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UK police review probe into abduction of Dubai ruler’s daughter

British police said Saturday they were reviewing an investigation into the disappearance of the ruler of Dubai’s daughter after a court found that she had been abducted by her father.

Sheikh Mohammed bin Rashid Al-Maktoum, who is vice-president and prime minister of the United Arab Emirates, orchestrated the forcible return home of Sheikha Shamsa from Britain in 2000, the High Court ruled earlier this week.

The finding was part of a damning judgement that also revealed the sheikh had seized Shamsa’s sister Latifa, now 35, twice and returned her to Dubai.

Police in the English city of Cambridge investigated Shamsa’s disappearance there two decades ago, when she was 19, but there was insufficient evidence to take any further action.

A review in 2017 came to a similar conclusion, but the police force is now conducting a further review in the wake of the court ruling.

A spokeswoman for Cambridgeshire police noted that the standard of proof in criminal cases is significantly different to that in family court hearings.

“However, in light of the recent release of the judgement, aspects of the case will now be subject to review,” she said.

The ruling was issued as part of a legal dispute between the sheikh and his ex-wife, Princess Haya Bint Al Hussein, who applied for protection for their two school age children.

It found the sheikh had subjected Princess Haya, a half-sister of Jordan’s King Abdullah II, to a “campaign of fear and intimidation”, forcing her to flee to London.

In a statement after the publication of the rulings, Sheikh Mohammed strongly denied the claims.

– Royal, diplomatic connections –

The case has reportedly prompted some concern at Buckingham Palace. Queen Elizabeth II and the sheikh both share a love of horse racing and have a close relationship going back decades.

But The Times reported that the queen would ensure she is not photographed with him or the princess in public from now on.

The palace did not immediately comment.

The British government also has close ties to the UAE, and there have been questions over whether the Foreign Office intervened to stop the police investigation into Shamsa’s disappearance.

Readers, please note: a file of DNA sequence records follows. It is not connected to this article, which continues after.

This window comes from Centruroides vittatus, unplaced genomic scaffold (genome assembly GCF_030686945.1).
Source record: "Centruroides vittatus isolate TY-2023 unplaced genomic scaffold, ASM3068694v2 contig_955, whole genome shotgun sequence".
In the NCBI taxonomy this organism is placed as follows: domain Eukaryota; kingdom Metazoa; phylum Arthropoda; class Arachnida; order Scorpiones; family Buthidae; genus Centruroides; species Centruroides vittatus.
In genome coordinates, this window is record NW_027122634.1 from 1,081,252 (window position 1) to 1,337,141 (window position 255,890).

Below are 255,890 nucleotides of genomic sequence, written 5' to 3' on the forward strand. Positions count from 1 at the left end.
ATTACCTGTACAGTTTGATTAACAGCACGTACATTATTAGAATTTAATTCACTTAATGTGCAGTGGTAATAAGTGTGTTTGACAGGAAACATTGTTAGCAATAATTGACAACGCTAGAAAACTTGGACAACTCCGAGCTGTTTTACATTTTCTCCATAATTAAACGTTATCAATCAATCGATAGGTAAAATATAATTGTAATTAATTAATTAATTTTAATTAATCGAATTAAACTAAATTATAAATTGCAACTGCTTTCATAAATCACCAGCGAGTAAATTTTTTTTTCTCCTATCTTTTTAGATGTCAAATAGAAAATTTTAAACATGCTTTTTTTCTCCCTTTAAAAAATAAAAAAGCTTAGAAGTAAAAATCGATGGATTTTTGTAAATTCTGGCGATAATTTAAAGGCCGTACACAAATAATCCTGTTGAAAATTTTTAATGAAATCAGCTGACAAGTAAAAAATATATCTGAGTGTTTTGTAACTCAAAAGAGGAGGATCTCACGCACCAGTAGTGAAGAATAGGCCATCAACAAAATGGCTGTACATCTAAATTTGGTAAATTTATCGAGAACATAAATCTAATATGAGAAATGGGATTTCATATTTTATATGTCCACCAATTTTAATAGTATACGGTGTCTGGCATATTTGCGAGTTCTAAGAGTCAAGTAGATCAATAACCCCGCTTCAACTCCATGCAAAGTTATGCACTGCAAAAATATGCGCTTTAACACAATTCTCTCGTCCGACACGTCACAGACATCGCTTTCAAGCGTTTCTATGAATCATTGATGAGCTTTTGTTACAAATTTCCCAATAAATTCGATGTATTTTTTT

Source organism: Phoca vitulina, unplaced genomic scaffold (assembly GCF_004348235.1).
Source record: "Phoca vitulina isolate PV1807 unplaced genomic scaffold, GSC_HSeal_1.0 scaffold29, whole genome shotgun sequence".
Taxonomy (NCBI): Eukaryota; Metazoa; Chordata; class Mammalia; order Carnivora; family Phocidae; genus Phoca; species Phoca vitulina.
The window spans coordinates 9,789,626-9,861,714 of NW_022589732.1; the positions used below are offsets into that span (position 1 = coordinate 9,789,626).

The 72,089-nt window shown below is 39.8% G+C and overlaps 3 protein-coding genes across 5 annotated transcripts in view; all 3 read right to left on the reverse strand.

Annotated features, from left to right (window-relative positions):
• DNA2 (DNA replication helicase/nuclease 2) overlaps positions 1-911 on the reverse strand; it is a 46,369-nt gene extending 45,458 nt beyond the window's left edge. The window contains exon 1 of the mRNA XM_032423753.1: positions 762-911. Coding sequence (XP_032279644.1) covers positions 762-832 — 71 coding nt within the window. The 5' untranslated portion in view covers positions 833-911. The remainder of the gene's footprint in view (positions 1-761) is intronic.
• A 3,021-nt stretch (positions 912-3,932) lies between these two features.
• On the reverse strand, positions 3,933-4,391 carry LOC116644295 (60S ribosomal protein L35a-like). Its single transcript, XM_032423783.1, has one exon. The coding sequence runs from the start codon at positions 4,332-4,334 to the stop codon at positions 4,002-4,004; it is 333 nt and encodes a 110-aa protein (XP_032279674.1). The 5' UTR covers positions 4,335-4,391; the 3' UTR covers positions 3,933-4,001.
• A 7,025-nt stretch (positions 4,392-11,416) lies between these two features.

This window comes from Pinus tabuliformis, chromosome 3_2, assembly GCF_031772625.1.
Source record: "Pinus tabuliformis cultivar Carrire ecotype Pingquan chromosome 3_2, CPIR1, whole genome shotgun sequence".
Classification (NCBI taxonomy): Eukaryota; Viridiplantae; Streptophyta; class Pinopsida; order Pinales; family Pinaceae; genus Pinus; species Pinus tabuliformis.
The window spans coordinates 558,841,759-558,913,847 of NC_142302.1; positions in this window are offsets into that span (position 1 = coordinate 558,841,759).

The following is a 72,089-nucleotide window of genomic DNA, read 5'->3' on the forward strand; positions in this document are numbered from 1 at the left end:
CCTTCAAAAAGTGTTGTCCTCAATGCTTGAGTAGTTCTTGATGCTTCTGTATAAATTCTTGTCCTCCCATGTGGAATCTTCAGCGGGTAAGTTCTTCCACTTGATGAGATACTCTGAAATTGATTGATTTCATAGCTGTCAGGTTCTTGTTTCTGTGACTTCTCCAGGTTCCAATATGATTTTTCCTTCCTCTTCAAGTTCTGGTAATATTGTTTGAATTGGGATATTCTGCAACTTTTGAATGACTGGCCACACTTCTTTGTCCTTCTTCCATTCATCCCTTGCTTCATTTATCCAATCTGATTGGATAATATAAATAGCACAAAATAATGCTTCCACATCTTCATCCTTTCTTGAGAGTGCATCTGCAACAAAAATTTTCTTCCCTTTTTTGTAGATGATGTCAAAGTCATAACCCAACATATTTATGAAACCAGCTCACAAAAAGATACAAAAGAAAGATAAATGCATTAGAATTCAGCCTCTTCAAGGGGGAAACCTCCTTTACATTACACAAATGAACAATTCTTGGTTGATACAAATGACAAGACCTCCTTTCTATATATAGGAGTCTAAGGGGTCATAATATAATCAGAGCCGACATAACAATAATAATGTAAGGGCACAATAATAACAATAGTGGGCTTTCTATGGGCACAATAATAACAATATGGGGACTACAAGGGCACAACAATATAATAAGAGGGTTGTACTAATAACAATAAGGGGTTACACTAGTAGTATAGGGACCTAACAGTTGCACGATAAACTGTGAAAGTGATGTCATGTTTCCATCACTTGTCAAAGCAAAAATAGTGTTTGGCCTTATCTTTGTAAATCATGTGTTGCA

The detective in charge, David Beck — now retired — was quoted in British media Saturday as saying he was told the case was shelved because of “significant sensitivities”.

At a hearing in the case in November, details of which were made public this week, Princess Haya’s lawyer, Charles Geekie, said then British foreign minister Robin Cook expressed a “direct interest” in the probe.

The court ruling confirmed that Beck had been refused permission from the state prosecution service to visit Dubai to interview potential witnesses.

It also said the Foreign Office has information relating to that request, which it has declined to publish, citing concerns about the harm posed to UK-UAE relations.

“But it is not possible to find on the balance of probability that permission for Mr Beck to visit Dubai was refused because of the direct intervention of the FCO,” the judgement said.

– State-sanctioned abduction –

Human rights groups have now called for the release of Shamsa and Latifa, who the court found had been effectively imprisoned in Dubai since their attempts to flee.

“Abducting family members abroad and continuing to confine them shows the extent to which UAE rulers behave as if they are unaccountable for their actions and above the law,” said Rothna Begum, senior women’s rights researcher at Human Rights Watch.

“The UAE authorities should immediately free Sheikha Shamsa and Sheikha Latifa, allow them to leave the UAE if they wish, investigate their abduction and allegations of torture, and bring those responsible to account.”

Lynn Maalouf, Amnesty International’s Middle East research director, added: “State-sanctioned abduction and inhuman treatment is not a family affair. It is a serious human rights violation and a matter of international concern.

“Federal law in the UAE leaves women unprotected and undermined, which too often leaves them vulnerable to abuse by male family members.”